Norsk Hydro, one of the largest aluminum producers in the world, has been forced to switch to partial manual operations due to a ransomware attack. The company announced Tuesday that it was the target of an extensive ransomware attack that is allegedly pushing LockerGoga. According to Norsk officials, the attack was detected on Monday evening and escalated throughout the night.
LockerGoga is a relatively new ransomware variant that initially gained public attention in January in an attack against Altran Technologies, an engineering consulting firm operating out of Paris, France. Through research of the initial LockerGoga attack, the ransomware was found to be very slow due to how it initiated another process each time it encrypted a file. Furthermore, the ransomware was found to be sloppy in the sense that it made no effort to evade detection.
While LockerGoga appeared to be sloppy, it was found to be signed with a valid certificate, increasing the chances of its deployment on the victim hosts without raising suspicions. However, hosts who pay attention to the Windows alert asking for authorization of the certificate would notice something was not right.
When executed, the ransomware will target the following files: DOC, DOT, WBK, DOCX, DOTX, DOCB, XLM, XLSX, XLTX, XLSB, XLW, PPT, POT, PPS, PPTX, POTX, PPSX, SLDX, and PDF. Upon encryption, the ransomware appends .locked to encrypted files. Initial research also found that, unlike newer variations of ransomware, LockerGoga does not delete shadow volume copies, making recovery from the attack much easier.
When the ransomware has finished encrypting files, it will drop a ransom note named README-NOW.txt on the desktop. As you can see from the ransom note above, the operators target companies and offer to decrypt a few files for free to prove they have the decryption key.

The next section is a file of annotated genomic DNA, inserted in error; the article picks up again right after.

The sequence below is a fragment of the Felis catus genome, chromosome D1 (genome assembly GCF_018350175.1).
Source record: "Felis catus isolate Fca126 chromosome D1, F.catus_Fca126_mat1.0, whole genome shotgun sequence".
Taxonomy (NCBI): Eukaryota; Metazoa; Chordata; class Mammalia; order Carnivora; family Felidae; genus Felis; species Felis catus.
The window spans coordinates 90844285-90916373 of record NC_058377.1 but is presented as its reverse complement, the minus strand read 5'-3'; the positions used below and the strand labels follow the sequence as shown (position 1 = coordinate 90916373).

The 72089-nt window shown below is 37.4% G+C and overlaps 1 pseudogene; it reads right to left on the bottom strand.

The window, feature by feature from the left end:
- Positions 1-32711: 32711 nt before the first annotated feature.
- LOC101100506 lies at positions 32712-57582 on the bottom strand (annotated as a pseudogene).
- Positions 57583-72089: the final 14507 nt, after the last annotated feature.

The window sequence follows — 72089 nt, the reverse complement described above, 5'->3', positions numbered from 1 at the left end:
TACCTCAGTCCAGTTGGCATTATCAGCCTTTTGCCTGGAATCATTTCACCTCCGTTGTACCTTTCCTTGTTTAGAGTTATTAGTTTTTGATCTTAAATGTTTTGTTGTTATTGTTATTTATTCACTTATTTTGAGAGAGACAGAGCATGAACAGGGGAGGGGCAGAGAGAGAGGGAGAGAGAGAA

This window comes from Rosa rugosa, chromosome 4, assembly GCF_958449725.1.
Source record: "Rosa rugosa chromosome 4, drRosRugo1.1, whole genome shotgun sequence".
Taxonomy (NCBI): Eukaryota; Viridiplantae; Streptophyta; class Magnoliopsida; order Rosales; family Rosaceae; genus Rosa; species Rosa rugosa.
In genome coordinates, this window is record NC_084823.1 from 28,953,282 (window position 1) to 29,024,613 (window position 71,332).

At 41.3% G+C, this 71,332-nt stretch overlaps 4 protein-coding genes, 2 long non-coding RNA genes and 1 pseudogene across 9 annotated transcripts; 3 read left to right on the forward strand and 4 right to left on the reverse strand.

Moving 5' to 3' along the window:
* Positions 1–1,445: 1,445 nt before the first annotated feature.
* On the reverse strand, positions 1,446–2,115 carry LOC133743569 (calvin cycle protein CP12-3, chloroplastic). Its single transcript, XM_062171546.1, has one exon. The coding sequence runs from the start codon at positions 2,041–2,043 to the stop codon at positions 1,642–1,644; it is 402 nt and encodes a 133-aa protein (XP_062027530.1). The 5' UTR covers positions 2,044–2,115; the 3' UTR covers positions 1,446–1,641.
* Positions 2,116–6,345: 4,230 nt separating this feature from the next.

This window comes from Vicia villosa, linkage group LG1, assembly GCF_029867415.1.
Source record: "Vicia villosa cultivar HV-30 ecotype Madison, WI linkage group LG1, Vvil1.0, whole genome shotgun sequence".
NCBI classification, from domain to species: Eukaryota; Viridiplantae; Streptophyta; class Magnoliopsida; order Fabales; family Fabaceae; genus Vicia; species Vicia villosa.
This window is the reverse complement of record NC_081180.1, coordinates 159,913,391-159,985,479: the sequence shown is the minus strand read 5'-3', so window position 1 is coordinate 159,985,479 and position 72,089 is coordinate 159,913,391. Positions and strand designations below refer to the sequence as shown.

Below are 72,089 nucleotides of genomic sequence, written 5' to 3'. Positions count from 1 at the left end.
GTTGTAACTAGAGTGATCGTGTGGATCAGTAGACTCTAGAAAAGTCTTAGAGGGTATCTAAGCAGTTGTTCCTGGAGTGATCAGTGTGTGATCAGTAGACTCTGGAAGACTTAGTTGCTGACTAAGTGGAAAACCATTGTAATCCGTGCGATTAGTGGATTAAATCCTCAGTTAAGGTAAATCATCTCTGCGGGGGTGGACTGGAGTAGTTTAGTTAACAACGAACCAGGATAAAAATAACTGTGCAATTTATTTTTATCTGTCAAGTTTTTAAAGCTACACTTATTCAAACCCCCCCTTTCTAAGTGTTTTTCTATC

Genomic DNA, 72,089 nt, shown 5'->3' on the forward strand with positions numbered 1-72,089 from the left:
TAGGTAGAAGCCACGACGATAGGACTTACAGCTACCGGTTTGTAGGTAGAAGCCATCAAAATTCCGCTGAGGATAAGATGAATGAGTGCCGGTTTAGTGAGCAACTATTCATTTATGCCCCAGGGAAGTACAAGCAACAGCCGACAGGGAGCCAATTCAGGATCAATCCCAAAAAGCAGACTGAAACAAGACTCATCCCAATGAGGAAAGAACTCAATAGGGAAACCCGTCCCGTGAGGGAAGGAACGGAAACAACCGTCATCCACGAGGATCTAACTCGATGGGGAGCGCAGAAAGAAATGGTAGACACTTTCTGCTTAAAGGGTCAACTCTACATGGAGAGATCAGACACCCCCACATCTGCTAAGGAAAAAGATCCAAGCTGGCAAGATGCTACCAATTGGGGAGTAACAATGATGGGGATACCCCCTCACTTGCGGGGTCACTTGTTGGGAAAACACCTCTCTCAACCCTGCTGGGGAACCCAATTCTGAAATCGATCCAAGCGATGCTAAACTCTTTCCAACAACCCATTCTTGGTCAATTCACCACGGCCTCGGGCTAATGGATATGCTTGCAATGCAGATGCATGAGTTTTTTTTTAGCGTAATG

LockerGoga’s Attack on Norsk Hydro
Cyber attacks on industrial companies are an increasing concern, and the ransomware attack on Norsk provided the latest example. The ransomware attack on Norsk forced the company to switch to manual operations as much as possible. In a statement released by company officials, “IT systems in most business areas are impacted.” While the company is based out of Norway, Norsk’s smelters in Norway, Qatar, and Brazil were all operating manually on Tuesday.
An investigation is underway as to the full extent of the ransomware attack; however, Colin Hamilton, managing director for commodities research at BMO Capital Markets Ltd. believes Norsk has their work cut out for them.
“They’ll probably have to halt pretty much everything in the short term as they work out a back-up plan,” Hamilton commented. “Operationally, this is distinctly challenging.”
Aside from impacting the overall operations of Norsk, the company’s stock took a hit immediately after news reached markets. On Tuesday, Norsk’s stock price fell over three percent, however, unless there’s a major disruption in the supply of metal from the company’s primary production line, the price of metal is expected to remain steady.
As more details emerge about the attack or LockerGoga ransomware, we will surely keep you updated.
Title photo credit: Bloomberg.com
Ransom note photo credit: BleepingComputer